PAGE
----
Unless he2 is actually perma-deb Tinsley Mortimer playing an incredibly elaborate joke on us all3, Baruch appears to invest in equities for an unnamed Swiss financial institution which shall remain nameless. (I will give him the benefit of the doubt and credit for his obvious native intelligence to conclude that it is not my favorite Schweizerdeutsch whipping boy, UBS.) He writes in reaction to a semi-triumphalist article on the quant meltdown this August in MIT's Technology Review magazine and his own informed reflections.
Most of what he says rings true, and—best of all—unlike Your
I read the same MIT article recently, too. However, my strongest reaction had less to do with the trials and travails of a bunch of overpaid ex-nerds and more to do with the apparent epistemological and ontological underpinnings of the Grand Quant Paradigm: namely, that in financial markets, math is what matters. In its strongest form, this intellectual substrate can be characterized as described in the MIT piece:
Beneath all this beats the great hope of the quants: namely, that the financial world can be understood only through math. They have tried to discover the underlying structures of financial markets, much as academics have unlocked the mysteries of the physical world. The more quants learn, however, the farther away a unified theory of finance seems. Human behavior, as manifested in the financial markets, simply resists quantification, at least for now.
"At least for now." Classic.
I find it hard to believe that anyone with an IQ over 60 could believe such shit, but I am humble enough to know that even I can be mistaken.
Gosh, where do I begin?
Stripping away the sloppy journalistic overkill ("the financial world can be understood only through math" [emphasis mine]) and the drive-by analogy to physics ("a unified theory of finance") still leaves me with the gaping howler that at least some of these knuckleheads believe the financial markets can be understood primarily through math. This, as the man said, is nonsense. Even the eminence grise and pioneering quant Emanuel Derman has figured this out, although it is not clear he has figured out why:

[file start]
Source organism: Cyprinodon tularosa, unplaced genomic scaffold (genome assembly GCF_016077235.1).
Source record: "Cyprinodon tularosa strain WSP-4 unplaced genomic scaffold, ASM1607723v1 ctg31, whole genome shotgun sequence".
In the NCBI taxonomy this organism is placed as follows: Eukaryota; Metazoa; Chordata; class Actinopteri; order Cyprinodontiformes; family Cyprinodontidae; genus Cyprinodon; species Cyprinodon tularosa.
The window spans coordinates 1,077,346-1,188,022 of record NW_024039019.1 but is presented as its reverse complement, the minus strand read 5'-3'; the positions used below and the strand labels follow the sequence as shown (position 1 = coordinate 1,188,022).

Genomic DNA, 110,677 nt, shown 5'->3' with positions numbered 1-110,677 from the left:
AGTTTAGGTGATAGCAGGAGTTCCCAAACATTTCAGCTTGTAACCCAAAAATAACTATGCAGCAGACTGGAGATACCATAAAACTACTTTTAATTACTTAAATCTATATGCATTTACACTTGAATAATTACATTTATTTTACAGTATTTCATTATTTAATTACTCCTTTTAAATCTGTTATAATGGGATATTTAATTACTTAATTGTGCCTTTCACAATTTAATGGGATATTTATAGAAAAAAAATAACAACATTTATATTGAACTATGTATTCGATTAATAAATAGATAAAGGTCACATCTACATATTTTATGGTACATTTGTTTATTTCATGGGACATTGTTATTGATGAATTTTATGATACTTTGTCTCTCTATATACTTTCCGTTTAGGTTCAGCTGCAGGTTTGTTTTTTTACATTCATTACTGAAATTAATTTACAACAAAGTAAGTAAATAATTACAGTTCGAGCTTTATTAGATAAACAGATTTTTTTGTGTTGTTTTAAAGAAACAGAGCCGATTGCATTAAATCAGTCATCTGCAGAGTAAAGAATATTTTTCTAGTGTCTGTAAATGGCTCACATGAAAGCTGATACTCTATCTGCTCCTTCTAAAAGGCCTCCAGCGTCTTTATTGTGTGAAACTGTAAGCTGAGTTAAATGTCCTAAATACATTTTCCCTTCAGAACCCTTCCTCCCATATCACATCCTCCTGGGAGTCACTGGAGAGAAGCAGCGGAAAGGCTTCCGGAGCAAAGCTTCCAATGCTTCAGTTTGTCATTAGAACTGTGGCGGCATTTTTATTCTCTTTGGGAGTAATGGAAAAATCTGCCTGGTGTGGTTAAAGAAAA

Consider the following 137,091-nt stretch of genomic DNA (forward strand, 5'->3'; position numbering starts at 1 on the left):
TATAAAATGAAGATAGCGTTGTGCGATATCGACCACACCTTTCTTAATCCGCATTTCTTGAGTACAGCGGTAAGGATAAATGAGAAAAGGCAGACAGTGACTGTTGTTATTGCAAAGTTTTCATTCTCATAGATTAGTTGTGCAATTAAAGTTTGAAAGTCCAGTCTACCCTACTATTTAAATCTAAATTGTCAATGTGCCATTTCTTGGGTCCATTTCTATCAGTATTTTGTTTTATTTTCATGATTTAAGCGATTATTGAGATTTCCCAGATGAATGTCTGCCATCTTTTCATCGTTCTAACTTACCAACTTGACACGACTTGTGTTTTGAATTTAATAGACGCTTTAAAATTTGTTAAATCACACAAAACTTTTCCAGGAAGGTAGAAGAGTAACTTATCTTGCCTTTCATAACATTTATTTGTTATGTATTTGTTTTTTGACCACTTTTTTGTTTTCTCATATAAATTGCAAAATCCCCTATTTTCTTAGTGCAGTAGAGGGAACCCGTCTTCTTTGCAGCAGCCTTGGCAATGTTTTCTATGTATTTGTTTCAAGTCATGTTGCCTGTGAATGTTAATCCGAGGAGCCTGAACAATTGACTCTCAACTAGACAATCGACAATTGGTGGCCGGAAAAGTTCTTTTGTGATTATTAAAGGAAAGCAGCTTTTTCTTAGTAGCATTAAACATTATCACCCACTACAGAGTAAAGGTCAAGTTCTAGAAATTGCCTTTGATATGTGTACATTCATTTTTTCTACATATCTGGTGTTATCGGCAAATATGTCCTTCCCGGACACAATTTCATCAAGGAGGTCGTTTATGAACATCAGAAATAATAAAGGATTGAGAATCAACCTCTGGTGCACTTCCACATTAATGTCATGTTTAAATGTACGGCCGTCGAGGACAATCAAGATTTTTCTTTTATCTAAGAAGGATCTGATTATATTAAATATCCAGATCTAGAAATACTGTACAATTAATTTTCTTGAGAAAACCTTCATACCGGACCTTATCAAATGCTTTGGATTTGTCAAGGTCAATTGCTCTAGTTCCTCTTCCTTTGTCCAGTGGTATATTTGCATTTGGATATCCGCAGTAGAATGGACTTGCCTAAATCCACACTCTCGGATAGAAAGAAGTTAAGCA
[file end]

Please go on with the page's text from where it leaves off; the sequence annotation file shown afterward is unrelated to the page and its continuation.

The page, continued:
Quantitative finance "superficially resembles physics," he says, "but the efficacy is very different. In physics, you can do things to 10 significant figures and get the right answer. In finance, you're lucky if you can tell up from down."
Interestingly enough, the repeated references to physics in the article are instructive, since that—plus pure mathematics—happens to be the academic background of many if not most of the quants practicing today. (Über quant and sesquitillionaire James Simons of Renaissance Technologies is a world class mathematician who co-authored the Chern-Simons theory on geometric invariants, widely used in string theory. No innumerate slouch he.) Their influence shows. Perhaps the most widely known formulation in mathematical finance—and arguably one of its foundational theories—is the famous Black-Scholes theory of option pricing, which holds as its central insight the assumption that a security price propagates through time based upon geometric Brownian motion, like the molecules in a gas.
By any measure, B-S4, along with its numerous variants and competitors, is a phenomenally successful theory, one that describes and enforces price relationships among cash securities and their derivatives in markets trading trillions of dollars every day. If anything has the status of Holy Writ in financial markets today, it is the Black-Scholes model. But Black-Scholes did not create the derivatives market; it is a heuristic construct which describes the arbitrage relationships and conventions which market participants use to trade these securities. The equity options market, while small, predated Fischer Black's and Myron Scholes' little exercise by some years, and seemed to function quite nicely before it had a rigorous quasi-physical theoretical underpinning. (In fact, if memory serves, Black and Scholes tried their hand at trading options using the insights from their formula and got their very large heads handed to them by the unenlightened louts in the options pit.)